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Jmurphyf1
07-31-2021, 01:16 PM
I have 2 12v 650 cca batteries what 6v should i replace with in travel trailer.

wiredgeorge
07-31-2021, 01:29 PM
I have 2 12v 650 cca batteries what 6v should i replace with in travel trailer.


Murphy, go to the UserCP and find the signature button; make a signature with year, make and model of your camper as well as the same for your tow vehicle. This will allow your questions to be answered with a bit more context. Welcome to the forum and soon some smart folks will be by to tell you which batteries are best.

chuckster57
07-31-2021, 01:32 PM
Welcome to the forum :wlcm:

The 12V batteries you have now are not meant for RVís. Since you want to change to a pair of 6V batteries you want Golf Cart batteries. You might need a different battery box as the 6V are a different size. They also get connected differently than a pair of 12V batteries.

MarkEHansen
08-10-2021, 03:59 AM
As Chuckster57 mentioned, you really want true deep-cycle batteries for use in an RV. Batteries which include CCA (cold cranking amp) ratings are not true deep cycle.

After a lot of research, I elected to go with dual 6V GC2 (Golf Cart) batteries. They have reasonably high AH ratings and are not too expensive. Here are a couple examples:

https://www.costco.com/Interstate-6-Volt-Golf-Cart-Battery.product.100476406.html

https://www.samsclub.com/p/duracell-golf-car-battery-group-size-gc2/prod3590228?xid=plp_product_1

I'm currently using the Interstate but plan to switch to the Duracell when the time comes.

Remember that when moving from dual 12V to dual 6V batteries, the wiring is different. The 12V batteries are wired in parallel while the 6V batteries are wired in series.

Next, you really want to make sure you keep the batteries maintained properly, including not discharging them too far. A great tool to help with this is a shunt-based battery monitor. I use the Victron Energy BMV-712 Smart battery monitor:

https://www.victronenergy.com/battery-monitors/bmv-712-smart

Good luck.

Vinnie
08-10-2021, 07:29 AM
Unless it's too complex to do quickly, please explain "shunt" installation for a battery monitor.

flybouy
08-10-2021, 07:37 AM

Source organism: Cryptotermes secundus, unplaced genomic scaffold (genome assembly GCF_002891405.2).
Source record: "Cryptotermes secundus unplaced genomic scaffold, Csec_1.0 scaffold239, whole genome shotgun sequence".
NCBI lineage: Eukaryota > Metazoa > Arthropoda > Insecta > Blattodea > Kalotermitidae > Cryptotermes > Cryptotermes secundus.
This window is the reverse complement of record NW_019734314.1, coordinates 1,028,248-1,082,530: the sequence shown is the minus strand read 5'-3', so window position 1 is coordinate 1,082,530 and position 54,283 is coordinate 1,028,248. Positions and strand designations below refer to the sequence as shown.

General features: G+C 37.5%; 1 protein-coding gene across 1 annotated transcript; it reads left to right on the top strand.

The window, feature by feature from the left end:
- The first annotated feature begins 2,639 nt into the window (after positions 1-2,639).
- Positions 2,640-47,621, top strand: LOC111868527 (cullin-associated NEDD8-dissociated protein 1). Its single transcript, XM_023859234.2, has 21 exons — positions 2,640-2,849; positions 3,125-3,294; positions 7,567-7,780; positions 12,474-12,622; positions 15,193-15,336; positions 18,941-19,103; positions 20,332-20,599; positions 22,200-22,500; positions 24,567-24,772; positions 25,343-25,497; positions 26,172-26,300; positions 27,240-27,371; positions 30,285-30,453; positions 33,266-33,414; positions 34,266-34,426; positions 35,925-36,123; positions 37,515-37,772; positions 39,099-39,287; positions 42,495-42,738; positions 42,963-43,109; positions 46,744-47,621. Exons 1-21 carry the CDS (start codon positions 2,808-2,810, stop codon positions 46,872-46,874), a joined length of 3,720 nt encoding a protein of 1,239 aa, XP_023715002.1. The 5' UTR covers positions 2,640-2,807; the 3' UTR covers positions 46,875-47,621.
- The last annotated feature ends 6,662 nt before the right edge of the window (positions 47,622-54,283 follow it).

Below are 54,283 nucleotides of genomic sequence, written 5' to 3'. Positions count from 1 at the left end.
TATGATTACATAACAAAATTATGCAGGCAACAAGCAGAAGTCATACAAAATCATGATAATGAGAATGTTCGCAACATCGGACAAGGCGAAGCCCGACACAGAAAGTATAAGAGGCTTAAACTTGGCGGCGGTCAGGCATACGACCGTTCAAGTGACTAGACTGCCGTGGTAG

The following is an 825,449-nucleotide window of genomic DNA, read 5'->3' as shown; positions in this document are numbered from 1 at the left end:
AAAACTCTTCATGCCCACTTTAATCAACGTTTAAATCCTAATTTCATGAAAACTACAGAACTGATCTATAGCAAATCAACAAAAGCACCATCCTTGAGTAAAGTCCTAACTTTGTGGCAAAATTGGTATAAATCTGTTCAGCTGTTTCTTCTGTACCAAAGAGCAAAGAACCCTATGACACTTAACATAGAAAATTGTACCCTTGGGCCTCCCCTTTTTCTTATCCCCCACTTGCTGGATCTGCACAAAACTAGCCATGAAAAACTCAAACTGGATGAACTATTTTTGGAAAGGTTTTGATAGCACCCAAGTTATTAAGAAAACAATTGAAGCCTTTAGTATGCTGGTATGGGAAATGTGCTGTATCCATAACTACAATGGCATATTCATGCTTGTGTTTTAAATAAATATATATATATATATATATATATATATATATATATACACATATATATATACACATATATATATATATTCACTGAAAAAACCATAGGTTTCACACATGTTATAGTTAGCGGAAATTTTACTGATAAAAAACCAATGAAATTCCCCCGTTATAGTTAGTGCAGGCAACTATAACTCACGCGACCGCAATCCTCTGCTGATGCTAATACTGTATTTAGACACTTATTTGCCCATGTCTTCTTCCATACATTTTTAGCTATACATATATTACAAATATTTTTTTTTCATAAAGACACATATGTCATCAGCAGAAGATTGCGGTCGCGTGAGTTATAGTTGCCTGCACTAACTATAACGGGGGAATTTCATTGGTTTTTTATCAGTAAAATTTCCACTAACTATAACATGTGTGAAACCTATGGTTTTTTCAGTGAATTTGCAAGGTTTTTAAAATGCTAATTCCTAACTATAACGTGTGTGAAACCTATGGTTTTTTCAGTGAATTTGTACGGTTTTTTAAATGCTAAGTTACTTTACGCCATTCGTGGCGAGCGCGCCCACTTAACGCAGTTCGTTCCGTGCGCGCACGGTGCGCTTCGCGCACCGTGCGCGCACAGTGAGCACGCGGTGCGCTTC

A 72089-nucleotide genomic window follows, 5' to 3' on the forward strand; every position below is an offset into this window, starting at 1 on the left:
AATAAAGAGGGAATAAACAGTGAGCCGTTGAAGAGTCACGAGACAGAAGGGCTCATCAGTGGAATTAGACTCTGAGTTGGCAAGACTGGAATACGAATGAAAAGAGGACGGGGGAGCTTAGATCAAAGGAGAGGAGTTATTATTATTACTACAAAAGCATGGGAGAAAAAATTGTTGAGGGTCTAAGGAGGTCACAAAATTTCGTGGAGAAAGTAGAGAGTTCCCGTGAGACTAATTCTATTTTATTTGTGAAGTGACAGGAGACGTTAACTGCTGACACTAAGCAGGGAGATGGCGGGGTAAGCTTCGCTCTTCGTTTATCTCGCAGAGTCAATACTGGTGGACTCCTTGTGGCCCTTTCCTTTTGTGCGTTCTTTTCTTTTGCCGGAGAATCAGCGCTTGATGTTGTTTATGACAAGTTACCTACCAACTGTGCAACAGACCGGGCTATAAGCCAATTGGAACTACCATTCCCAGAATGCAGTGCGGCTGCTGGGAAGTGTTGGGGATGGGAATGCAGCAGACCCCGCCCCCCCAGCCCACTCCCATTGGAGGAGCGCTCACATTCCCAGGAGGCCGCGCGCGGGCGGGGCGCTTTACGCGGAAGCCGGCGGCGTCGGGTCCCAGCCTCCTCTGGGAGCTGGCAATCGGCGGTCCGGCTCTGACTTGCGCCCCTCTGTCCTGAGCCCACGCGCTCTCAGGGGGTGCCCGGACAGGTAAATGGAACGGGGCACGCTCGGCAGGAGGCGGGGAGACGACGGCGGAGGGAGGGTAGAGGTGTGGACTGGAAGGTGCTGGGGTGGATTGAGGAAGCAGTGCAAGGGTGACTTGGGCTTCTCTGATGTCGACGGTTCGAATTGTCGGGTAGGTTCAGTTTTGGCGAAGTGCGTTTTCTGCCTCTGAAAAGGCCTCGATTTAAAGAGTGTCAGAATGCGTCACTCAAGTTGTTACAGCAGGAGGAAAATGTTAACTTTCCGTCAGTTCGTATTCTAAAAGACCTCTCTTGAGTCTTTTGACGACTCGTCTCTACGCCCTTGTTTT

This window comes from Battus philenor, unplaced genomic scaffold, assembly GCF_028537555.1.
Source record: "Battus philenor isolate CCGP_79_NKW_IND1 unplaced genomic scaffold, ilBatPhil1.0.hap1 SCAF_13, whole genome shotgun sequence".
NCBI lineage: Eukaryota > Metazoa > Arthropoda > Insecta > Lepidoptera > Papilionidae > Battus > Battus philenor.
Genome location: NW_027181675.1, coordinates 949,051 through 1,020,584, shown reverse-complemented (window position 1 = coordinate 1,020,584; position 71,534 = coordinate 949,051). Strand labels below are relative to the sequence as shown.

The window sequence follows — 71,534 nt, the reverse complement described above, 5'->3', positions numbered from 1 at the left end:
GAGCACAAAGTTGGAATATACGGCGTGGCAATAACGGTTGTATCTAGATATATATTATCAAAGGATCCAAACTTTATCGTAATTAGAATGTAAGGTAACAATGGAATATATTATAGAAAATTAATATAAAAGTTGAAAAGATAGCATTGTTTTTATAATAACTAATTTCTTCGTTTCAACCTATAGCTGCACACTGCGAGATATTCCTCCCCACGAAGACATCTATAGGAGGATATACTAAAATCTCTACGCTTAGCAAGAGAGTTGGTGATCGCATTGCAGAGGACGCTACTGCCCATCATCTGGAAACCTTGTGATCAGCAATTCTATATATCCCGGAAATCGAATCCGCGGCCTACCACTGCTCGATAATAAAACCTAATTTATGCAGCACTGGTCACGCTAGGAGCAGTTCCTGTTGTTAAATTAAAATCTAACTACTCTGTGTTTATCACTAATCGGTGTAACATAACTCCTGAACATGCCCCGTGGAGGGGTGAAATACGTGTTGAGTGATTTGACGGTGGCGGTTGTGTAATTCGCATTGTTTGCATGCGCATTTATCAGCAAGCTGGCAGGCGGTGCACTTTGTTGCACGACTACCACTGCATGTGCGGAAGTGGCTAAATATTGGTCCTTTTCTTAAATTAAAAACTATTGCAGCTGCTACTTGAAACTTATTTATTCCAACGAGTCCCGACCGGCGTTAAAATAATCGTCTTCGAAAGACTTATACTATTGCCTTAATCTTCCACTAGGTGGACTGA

A shunt is a metal bar with a coils of wire wrapped around it. The metal bar has one end attached to the battery post and the cables that were attached to that post get relocated to the other end of that metal bar. Then the display panel shows an interpretation of what the winding around the shunt is recieving.

MarkEHansen
08-10-2021, 07:46 AM
Right. The shunt allows the battery monitor to track exactly how much current is going into or coming out of the battery. It allow very precise tracking of the state of charge (SOC) of the battery.

Vinnie
08-10-2021, 07:59 AM
Ok so the shunt itself is a part of the meter. Something else to buy and install. Seems, at least with the whiz-bang electric control systems (like iN-Command), that would be integrated.

MarkEHansen
08-10-2021, 08:26 AM
It's not. The majority of consumers don't care about batteries. A real battery monitor is an add-on.

JRTJH
08-10-2021, 08:44 AM
Ok so the shunt itself is a part of the meter. Something else to buy and install. Seems, at least with the whiz-bang electric control systems (like iN-Command), that would be integrated.

Looking at it from the "builder's perspective", that would mean an additional $1 or two in cost. If the manufacturers are looking at the "cheapest possible components to build a trailer to sell for the most profit" then adding even a nickel to the cost of the lowest bid items is "cost prohibitive"....

Then, when you consider that most people use their trailer in campgrounds with full hookups and are "roughing it" when they have to park in a site with water/electric only, those types of features wouldn't matter to the "average retail customer", so don't look for a "built in battery use monitor feature" in Keystone products....

Now, if you're looking at a Bowlus Terra-Firma, a "full feature electrical OTG system" is standard. Starting price, $265,000.... https://bowlus.com/terra-firma/ That trailer comes "standard from the manufacturer with enough lithium batteries to run the air conditioner for "up to 16 hours" and it has the "instrumentation" to monitor how much battery power has been used as well as how much is remaining...

Keystone's most expensive "luxury fifth wheel" trailer costs about 40% of that at $110,000. The average Keystone trailer MSRP is in the $35,000 range and sells for around $28,000.

Few of the "luxury features" are included in any Keystone, expecially those that don't matter to the "full hookups and must have WiFi with streaming capability crowd".....

flybouy
08-10-2021, 10:14 AM
Ok so the shunt itself is a part of the meter. Something else to buy and install. Seems, at least with the whiz-bang electric control systems (like iN-Command), that would be integrated.

Why "intigrate" something that wouldn't be used by perhaps 90%+ of the purchasers? That's why it's a customer added item, just like a sevond spare tire, a bike rack, etc.